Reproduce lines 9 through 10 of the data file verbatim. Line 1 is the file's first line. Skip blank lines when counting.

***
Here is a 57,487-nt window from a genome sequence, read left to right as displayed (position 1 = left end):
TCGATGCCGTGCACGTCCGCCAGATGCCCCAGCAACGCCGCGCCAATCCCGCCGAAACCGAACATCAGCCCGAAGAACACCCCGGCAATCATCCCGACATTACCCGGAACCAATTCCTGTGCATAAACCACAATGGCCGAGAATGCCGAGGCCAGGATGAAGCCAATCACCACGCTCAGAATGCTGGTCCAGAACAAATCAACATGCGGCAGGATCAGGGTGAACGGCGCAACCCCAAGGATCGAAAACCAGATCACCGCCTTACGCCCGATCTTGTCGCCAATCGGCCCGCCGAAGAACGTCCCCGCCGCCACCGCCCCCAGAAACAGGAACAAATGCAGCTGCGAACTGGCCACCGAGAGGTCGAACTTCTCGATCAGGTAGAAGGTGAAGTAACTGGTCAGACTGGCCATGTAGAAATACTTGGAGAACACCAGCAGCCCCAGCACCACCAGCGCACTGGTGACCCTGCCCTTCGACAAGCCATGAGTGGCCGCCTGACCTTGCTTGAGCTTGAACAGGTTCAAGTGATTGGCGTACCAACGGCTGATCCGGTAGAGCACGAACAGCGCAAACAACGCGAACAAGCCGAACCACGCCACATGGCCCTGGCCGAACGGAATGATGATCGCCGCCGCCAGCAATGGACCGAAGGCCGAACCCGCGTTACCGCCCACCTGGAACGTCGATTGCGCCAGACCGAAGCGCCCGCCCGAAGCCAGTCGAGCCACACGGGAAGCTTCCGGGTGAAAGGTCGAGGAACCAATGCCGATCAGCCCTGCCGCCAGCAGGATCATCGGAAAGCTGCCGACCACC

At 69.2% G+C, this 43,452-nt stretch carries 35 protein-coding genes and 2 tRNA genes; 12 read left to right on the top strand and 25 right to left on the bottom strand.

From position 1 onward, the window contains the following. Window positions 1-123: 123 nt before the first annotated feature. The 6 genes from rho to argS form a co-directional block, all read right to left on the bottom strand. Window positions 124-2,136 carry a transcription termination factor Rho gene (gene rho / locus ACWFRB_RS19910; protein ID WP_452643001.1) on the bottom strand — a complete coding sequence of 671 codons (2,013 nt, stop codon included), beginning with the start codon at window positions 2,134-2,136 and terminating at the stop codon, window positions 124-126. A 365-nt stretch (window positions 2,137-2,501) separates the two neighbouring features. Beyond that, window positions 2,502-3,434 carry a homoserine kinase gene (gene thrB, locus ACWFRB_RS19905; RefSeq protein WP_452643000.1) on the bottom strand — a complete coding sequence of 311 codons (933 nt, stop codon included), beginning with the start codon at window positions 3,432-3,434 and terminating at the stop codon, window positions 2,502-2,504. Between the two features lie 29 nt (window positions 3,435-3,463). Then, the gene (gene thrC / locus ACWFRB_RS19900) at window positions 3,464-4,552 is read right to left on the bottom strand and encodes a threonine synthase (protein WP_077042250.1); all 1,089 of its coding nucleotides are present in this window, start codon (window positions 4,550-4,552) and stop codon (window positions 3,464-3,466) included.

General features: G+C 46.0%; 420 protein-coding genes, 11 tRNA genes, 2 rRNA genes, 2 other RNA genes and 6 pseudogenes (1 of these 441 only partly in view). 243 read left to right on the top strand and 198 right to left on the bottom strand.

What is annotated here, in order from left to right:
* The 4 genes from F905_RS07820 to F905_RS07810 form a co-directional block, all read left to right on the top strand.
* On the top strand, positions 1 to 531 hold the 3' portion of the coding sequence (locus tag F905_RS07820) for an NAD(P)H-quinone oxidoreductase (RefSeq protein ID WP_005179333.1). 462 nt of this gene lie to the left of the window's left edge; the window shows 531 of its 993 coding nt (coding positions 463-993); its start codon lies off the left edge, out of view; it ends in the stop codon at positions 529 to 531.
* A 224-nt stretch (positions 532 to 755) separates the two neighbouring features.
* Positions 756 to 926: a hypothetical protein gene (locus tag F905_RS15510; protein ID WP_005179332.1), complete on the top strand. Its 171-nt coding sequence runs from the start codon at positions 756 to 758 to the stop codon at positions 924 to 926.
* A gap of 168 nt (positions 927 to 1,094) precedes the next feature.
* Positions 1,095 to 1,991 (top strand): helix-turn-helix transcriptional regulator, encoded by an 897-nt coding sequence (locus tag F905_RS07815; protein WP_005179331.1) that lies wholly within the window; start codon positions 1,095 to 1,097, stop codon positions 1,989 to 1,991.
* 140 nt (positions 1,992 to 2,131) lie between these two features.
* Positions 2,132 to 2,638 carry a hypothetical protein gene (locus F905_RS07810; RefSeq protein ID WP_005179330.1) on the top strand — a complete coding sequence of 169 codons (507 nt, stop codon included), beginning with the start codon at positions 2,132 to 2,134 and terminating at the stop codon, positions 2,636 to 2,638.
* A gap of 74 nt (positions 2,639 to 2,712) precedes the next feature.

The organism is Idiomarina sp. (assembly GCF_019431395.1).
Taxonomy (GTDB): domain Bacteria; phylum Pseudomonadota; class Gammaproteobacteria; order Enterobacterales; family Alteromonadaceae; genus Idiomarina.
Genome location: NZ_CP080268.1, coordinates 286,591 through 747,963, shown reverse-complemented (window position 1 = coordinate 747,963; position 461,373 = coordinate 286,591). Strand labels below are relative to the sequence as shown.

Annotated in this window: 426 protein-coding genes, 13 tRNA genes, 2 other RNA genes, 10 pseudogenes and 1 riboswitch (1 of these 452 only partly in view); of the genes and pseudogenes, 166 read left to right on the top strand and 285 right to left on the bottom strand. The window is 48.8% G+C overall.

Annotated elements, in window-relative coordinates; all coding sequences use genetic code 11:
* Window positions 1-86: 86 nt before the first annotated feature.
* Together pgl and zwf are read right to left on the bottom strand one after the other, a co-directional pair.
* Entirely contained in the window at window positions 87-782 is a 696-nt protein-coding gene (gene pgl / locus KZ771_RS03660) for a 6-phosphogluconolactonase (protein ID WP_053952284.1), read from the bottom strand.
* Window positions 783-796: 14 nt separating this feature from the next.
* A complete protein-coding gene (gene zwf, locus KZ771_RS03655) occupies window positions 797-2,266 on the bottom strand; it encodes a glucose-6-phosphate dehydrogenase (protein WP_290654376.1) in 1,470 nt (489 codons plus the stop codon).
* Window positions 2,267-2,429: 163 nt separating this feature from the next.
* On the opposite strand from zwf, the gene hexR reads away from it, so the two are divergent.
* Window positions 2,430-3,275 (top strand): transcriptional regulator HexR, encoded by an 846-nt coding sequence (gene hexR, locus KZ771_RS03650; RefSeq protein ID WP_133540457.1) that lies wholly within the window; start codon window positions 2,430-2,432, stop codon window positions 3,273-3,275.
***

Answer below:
* A 224-nt stretch (positions 532 to 755) separates the two neighbouring features.
* Positions 756 to 926: a hypothetical protein gene (locus tag F905_RS15510; protein ID WP_005179332.1), complete on the top strand. Its 171-nt coding sequence runs from the start codon at positions 756 to 758 to the stop codon at positions 924 to 926.